The release of Secunia Personal Software Inspector (PSI) 3.0 prompts a test drive of the new version, plus six alternative general-purpose auto-update tools.
One surprise: Some of these automatic-update programs can worsen your PC’s condition.
The promise and perils of effortless updating
The theory is great: general-purpose automatic software updaters work to keep your entire PC up to date with minimal hassle.
Typical auto-updaters scan your system to learn the version numbers of the software you’ve installed. Then they compare those version numbers against their databases of current version numbers. If a given piece of installed software isn’t current, the updater software either notifies you that a newer version is available or (if you authorize it) automatically downloads and installs the new version for you.
But there can be problems.
For one thing, a higher version number shouldn’t be an automatic green light for updating because newer versions aren’t always better than the old. Sometimes a patch or an update creates new problems that are worse than whatever issue the update was designed to correct.
This is especially true with experimental or unfinished alpha and beta software releases and with drivers (software that Windows uses to control a system’s hardware).
Why newer versions aren’t always better
For example, in recent years hardware vendors have tried to simplify their driver libraries with unified driver architectures, where one driver package may support a wide range of hardware products and versions.
A new release of the driver package may be intended to correct a bug or glitch within any one of the many products and versions the package supports. But the new driver version might have absolutely nothing to do with your specific setup. If you constantly chase the newest driver versions, you could be churning your system to no purpose. You risk introducing new bugs, instabilities, and other trouble for no good reason.
This kind of problem illustrates why all update tools (including Windows Update) need to be approached and used with caution. In that regard, Susan Bradley’s regular Patch Watch column here in Windows Secrets can be a godsend.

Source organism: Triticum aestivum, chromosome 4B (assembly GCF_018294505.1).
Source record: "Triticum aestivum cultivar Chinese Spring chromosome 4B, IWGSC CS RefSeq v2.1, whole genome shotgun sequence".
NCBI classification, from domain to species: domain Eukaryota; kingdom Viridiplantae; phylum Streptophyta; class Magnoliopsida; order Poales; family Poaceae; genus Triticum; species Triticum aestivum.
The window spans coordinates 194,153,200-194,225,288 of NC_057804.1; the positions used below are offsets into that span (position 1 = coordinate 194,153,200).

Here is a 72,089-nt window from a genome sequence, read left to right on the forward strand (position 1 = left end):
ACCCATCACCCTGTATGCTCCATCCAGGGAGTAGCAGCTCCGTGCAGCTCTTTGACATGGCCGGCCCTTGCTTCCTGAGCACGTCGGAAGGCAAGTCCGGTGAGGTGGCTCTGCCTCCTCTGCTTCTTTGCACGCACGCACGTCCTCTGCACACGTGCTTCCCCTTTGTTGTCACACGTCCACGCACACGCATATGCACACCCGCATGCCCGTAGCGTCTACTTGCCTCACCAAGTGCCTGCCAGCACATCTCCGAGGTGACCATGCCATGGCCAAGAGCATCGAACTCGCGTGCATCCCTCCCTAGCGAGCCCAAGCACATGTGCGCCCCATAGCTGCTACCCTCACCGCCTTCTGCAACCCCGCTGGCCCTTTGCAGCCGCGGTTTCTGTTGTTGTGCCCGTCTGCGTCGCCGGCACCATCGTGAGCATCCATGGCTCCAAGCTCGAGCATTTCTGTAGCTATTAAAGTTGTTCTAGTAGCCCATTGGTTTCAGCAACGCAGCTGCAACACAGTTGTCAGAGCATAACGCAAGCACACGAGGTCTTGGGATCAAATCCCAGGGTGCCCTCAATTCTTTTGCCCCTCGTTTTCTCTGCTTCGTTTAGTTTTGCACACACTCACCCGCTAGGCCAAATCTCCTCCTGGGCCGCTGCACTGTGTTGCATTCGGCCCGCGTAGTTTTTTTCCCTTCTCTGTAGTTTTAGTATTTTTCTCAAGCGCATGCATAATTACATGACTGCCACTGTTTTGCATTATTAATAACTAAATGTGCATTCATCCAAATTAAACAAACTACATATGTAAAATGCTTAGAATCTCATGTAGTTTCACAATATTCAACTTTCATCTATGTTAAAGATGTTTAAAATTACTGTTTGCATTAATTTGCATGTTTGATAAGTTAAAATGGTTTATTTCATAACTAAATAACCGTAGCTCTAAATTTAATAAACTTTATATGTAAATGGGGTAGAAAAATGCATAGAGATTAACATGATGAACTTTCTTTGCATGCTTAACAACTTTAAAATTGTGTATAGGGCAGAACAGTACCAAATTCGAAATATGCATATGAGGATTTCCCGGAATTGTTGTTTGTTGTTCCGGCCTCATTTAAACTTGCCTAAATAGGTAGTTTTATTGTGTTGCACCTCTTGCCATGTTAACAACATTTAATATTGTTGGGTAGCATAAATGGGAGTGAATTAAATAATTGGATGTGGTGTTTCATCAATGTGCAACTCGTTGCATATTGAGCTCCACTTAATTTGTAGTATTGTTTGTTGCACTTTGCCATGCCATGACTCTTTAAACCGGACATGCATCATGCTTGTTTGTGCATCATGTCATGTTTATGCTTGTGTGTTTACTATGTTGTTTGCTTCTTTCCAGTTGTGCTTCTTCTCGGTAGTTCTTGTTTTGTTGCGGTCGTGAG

I never let Windows Update, or any other tool, automatically update drivers on my systems. In fact, I update drivers only if my hardware isn’t working properly or if I’m notified that my current driver contains a serious security vulnerability. Absent those problems, if a driver ain’t broke, I don’t fix it.
I’m more relaxed about updating my other software, for two main reasons. First, the tools I use (mostly Windows Update and Secunia PSI) have proved themselves acceptably reliable on my specific setups and rarely cause trouble with bad or unnecessary updates.
Second, I’m fanatical about backups. In those relatively rare cases when an update causes a problem, I can easily and rapidly — often in just a minute or two — roll the system back to its pre-trouble state. (Want to see how? Check out the May 12, 2011, Top Story, “Build a complete Windows 7 safety net.”)
Secunia recently released a major upgrade to PSI, so it was a good time to stop and survey the auto-updater landscape before moving ahead. I test-drove the new PSI version 3.0, plus six competing products. Here’s what I found.
Secunia Personal Software Inspector 3.0
I’ve long been a fan of Secunia Personal Software Inspector (PSI) [free; site]. Although I use the locally installed version, Secunia also offers a free online version here. (Commercial versions of both the local and online tools are also available here.) I have PSI installed on all my systems and have recommended it many times in these pages.
The new version still does what its predecessors did: It monitors the software on your PC and automatically updates, by default, any out-of-date software it finds. I’ve found PSI reliable enough that I allow these auto-updates to occur, but PSI also lets you disable the auto-updates if you prefer to manually verify the need for any recommended update.
In non-automatic mode, PSI presents you with links to newer versions of your software. PSI doesn’t force-feed you updates you don’t want.
In the same vein, you can also tell PSI to ignore certain software. I’ve found this useful when I don’t like a new version of a favorite program. I can keep my older version and tell PSI not to worry about updating that particular software anymore.
PSI also makes no attempt to monitor your drivers. I like that, for the reasons stated earlier.
In short, PSI 3.0 kept all the best parts of earlier versions. The most obvious change in version 3.0 is a completely new look. (See Figures 1 through 3.)
Some software (such as VLC Media Player) requires that you manually trigger updates. In those cases (or if you’ve opted for all-manual operation), PSI provides preconfigured links by which you can authorize and trigger each separate update, as you see in Figure 3.
PSI installs without unwanted toolbars, unrelated software, or other extra downloads. It’s ad-free. And if you ever need to uninstall PSI, it removes itself cleanly.